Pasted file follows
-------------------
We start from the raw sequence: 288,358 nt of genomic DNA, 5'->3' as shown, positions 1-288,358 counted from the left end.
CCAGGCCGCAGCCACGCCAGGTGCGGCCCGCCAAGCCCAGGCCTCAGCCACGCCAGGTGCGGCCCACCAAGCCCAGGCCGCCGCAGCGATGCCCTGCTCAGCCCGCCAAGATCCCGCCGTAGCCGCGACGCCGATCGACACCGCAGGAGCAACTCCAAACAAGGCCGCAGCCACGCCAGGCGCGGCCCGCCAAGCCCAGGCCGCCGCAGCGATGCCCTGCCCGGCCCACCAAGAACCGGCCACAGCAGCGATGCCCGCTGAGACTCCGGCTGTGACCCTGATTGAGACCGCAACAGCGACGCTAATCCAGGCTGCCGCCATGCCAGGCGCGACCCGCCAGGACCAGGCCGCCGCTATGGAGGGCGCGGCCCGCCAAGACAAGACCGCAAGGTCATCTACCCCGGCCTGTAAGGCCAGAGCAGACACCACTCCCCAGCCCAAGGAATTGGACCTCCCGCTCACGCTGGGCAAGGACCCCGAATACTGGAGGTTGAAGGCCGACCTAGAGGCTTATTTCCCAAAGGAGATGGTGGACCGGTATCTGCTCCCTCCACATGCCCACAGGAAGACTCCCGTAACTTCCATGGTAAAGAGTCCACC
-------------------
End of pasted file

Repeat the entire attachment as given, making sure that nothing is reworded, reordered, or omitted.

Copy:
We start from the raw sequence: 288,358 nt of genomic DNA, 5'->3' as shown, positions 1-288,358 counted from the left end.
CCAGGCCGCAGCCACGCCAGGTGCGGCCCGCCAAGCCCAGGCCTCAGCCACGCCAGGTGCGGCCCACCAAGCCCAGGCCGCCGCAGCGATGCCCTGCTCAGCCCGCCAAGATCCCGCCGTAGCCGCGACGCCGATCGACACCGCAGGAGCAACTCCAAACAAGGCCGCAGCCACGCCAGGCGCGGCCCGCCAAGCCCAGGCCGCCGCAGCGATGCCCTGCCCGGCCCACCAAGAACCGGCCACAGCAGCGATGCCCGCTGAGACTCCGGCTGTGACCCTGATTGAGACCGCAACAGCGACGCTAATCCAGGCTGCCGCCATGCCAGGCGCGACCCGCCAGGACCAGGCCGCCGCTATGGAGGGCGCGGCCCGCCAAGACAAGACCGCAAGGTCATCTACCCCGGCCTGTAAGGCCAGAGCAGACACCACTCCCCAGCCCAAGGAATTGGACCTCCCGCTCACGCTGGGCAAGGACCCCGAATACTGGAGGTTGAAGGCCGACCTAGAGGCTTATTTCCCAAAGGAGATGGTGGACCGGTATCTGCTCCCTCCACATGCCCACAGGAAGACTCCCGTAACTTCCATGGTAAAGAGTCCACC